While Christian. Muslim. Friend. is specifically about fostering Christian-Muslim relationships, I believe it offers us encouragement and practical tools for building relationship amid all sorts of global violence. As Shenk writes, “Seeking the rule of God is a common strand of faith and intention that pulls us together in our work and witness.”

How do you seek relationship with the “other” in your context? How are you building friendship with those who believe differently?

Amy Gingerich, editorial director

Amy Gingerich

 

 

Living cross-culturally: Experiencing a feast of delectable tastes, objects and sounds

Most of us live our lives within tightly controlled comfort zones, whether staying in our air conditioned or well heated homes, or avoiding “the other” in our midst. However, I have learned from and admire those hearty souls who travel to distant lands and interact with locals, whether as missionaries, pilgrims or simply life long learners.

Recently, my wife Chris and I have come to know an Iraqi couple, Zeid and Sundis who came to the U.S. seeking political asylum. They settled in Harrisonburg, Virginia, and were quickly granted asylum because of death threats they experienced in Baghdad. They are Sunni Muslims who formerly lived in a Shia controlled area of Badhdad. Zeid is a successful businessman but, because of religious intolerance and greed, according to Zeid, he was twice kidnapped and held for ransom.

Last spring they hosted us in their home for a sumptuous feast of goat and traditional Iraqi dishes. Sundis is a wonderful cook and baker. We reciprocated and had them over for dinner. Zeid remarked, “This is the first time I have been a guest in an American home.”

On Labor Day my wife and I hosted four other couples, including Zeid and Sundis, for a traditional American cookout. However, in respect of their Muslim customs, we used halal beef to make the hamburgers. We invited friends who had visited Arab countries, including the former Mennonite Central Committee Middle East regional director, to join in the cookout. Zeid enjoyed meeting our friends and had such a good time that he said, “I want to host another party, for everyone who is here, at my home.”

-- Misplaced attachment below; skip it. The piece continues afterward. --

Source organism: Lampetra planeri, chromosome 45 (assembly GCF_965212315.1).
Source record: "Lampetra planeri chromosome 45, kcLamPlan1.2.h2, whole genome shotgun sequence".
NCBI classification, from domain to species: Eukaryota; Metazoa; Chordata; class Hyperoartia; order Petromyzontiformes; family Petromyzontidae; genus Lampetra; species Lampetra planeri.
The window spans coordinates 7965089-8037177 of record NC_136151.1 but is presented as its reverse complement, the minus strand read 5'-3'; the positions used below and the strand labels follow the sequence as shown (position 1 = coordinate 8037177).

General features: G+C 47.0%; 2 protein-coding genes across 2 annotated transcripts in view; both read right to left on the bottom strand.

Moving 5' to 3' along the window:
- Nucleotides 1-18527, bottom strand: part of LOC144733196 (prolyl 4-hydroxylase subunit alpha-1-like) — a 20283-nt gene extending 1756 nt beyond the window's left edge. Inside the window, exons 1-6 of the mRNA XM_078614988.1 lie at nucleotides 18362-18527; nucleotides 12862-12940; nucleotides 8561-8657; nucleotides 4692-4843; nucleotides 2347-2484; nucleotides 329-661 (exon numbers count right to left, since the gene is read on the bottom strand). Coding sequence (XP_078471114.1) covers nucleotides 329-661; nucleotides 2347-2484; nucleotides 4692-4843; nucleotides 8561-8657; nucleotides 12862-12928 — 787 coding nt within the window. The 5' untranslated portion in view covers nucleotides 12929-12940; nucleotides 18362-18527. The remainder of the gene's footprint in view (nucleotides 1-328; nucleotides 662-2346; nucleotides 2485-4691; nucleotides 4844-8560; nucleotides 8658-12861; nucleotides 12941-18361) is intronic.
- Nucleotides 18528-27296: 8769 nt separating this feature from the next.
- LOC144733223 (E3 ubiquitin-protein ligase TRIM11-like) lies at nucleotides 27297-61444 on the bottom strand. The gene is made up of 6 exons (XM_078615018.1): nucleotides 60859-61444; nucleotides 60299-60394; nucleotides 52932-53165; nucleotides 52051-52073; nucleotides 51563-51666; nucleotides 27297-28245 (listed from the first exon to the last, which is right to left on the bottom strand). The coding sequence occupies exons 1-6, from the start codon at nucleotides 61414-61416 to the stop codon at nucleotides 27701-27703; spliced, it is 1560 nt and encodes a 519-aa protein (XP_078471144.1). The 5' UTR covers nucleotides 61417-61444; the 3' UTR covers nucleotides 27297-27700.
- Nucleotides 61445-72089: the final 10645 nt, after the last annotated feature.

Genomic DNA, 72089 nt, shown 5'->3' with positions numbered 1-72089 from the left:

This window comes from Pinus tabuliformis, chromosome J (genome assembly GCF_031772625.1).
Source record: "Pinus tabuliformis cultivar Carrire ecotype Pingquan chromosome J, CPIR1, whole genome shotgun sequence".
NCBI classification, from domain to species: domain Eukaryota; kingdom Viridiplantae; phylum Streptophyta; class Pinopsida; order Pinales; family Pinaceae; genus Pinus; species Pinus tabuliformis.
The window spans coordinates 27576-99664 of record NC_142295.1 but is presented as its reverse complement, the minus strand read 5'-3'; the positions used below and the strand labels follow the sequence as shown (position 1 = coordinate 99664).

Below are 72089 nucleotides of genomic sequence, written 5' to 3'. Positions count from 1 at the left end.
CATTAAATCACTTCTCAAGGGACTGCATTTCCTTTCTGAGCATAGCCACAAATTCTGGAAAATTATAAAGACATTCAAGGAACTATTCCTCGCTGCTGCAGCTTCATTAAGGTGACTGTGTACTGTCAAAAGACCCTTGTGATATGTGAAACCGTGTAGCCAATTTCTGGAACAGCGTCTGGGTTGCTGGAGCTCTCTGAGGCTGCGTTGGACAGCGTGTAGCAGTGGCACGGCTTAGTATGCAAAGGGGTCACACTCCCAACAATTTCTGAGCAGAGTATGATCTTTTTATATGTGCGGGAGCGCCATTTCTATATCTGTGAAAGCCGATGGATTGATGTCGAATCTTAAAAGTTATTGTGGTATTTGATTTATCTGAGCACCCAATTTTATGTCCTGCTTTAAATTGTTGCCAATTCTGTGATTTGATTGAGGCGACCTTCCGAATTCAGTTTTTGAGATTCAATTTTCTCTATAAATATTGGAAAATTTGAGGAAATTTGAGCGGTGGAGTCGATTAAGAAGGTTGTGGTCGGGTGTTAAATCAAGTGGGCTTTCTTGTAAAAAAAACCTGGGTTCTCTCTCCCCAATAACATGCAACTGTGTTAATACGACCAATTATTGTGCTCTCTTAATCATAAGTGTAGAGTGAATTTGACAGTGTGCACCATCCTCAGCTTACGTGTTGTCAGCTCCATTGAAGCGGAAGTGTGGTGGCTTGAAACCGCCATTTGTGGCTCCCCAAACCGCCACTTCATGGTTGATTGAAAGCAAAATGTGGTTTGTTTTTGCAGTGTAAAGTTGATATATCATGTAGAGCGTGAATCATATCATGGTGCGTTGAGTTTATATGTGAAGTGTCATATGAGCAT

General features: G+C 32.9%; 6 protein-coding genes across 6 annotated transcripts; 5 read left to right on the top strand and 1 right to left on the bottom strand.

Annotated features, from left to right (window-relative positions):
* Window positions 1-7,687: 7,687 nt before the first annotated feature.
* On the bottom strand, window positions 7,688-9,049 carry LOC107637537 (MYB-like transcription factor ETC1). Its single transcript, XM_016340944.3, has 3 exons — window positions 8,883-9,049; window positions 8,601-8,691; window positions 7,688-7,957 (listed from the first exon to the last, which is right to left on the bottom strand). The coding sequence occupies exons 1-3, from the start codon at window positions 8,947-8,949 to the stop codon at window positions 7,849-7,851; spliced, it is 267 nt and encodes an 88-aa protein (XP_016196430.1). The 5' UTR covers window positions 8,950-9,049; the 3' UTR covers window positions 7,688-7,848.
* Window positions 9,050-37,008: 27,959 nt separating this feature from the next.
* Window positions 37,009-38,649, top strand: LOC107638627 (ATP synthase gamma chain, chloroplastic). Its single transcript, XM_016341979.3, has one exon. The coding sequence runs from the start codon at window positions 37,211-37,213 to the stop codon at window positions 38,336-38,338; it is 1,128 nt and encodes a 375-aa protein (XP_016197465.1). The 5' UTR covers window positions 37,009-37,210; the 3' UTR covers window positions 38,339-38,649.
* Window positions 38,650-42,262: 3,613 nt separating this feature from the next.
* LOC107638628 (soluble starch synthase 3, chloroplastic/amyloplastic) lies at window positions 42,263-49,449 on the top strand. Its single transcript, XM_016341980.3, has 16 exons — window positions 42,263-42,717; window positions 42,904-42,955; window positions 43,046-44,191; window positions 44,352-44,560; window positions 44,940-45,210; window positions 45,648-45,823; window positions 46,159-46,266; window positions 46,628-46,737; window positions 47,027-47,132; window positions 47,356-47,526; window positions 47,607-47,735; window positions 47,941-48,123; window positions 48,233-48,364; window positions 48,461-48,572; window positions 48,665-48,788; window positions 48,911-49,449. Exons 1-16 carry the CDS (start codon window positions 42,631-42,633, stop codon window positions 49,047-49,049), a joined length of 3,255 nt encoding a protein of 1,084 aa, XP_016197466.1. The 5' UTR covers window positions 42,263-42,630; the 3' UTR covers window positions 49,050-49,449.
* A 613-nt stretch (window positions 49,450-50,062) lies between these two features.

I facilitated that event and five couples gathered in Zeid and Sundis’ home for an Iraqi feast of several fresh fish roasted whole, with the head and tail intact. There were no utensils but rather, we were invited to eat with our hands. The fish was supplemented with Middle Eastern flat breads, served with za’atar and olive oil, as well as dates, and salad. It was obvious that much care, time and love went into preparation of the meal. Sundis, who always wears the hijab, was draped in a particularly colorful garment for this special occasion.

149133994
When we had eaten our fill, the guests retired to the living room for a short time while the table was cleared and reset with an array of sumptuous sweets: baklava; Jordanian sweets made with walnuts, pistachios and dates; and fresh fruit skewered on a spit like shish kabob. Of course dessert was accompanied by Arabian coffee and a spiced tea served from decorated pitchers into small but elaborate cups.

After the meal, while still gathered at the table, Zeid asked us what we thought of the Muslim requirement for women to wear the hijab. Each of us answered in turn. Comparisons were made to Mennonite prayer coverings. One young woman, who grew up in China and experienced gender liberation under Chairman Mao and the Communist revolution, brought another distinct perspective to the dialogue. We spoke freely of our faith and love for Jesus even while we listened to the Muslim call to prayer emanating from Zeid’s smart phone. It was a rich time together.

78059710
Mennonite are not new to such experiences. Mennonite volunteers, from those who served in a relief program, PAX, during WWII, and those working with Mennonite Central Committee doing development and peace work around the world, embrace love for neighbors from other countries.

I suspect there are Muslims living in your region. MennoMedia produces resources which help equip individuals and the church to interact with their Muslims neighbors. I think specifically of the DVD, Waging Peace, and David W. Shenk’s trilogy of books: Journeys of the Muslim Nation and the Christian Church, Teatime in Mogadishu, and A Muslim and a Christian in Dialogue. There is also a whole section of Third Way Cafe dedicated Waging Peace and helping people understand the Muslim faith and peaceful interactions.

I recommend these materials to you.

Steve C 2012

Steve Carpenter, Director of Development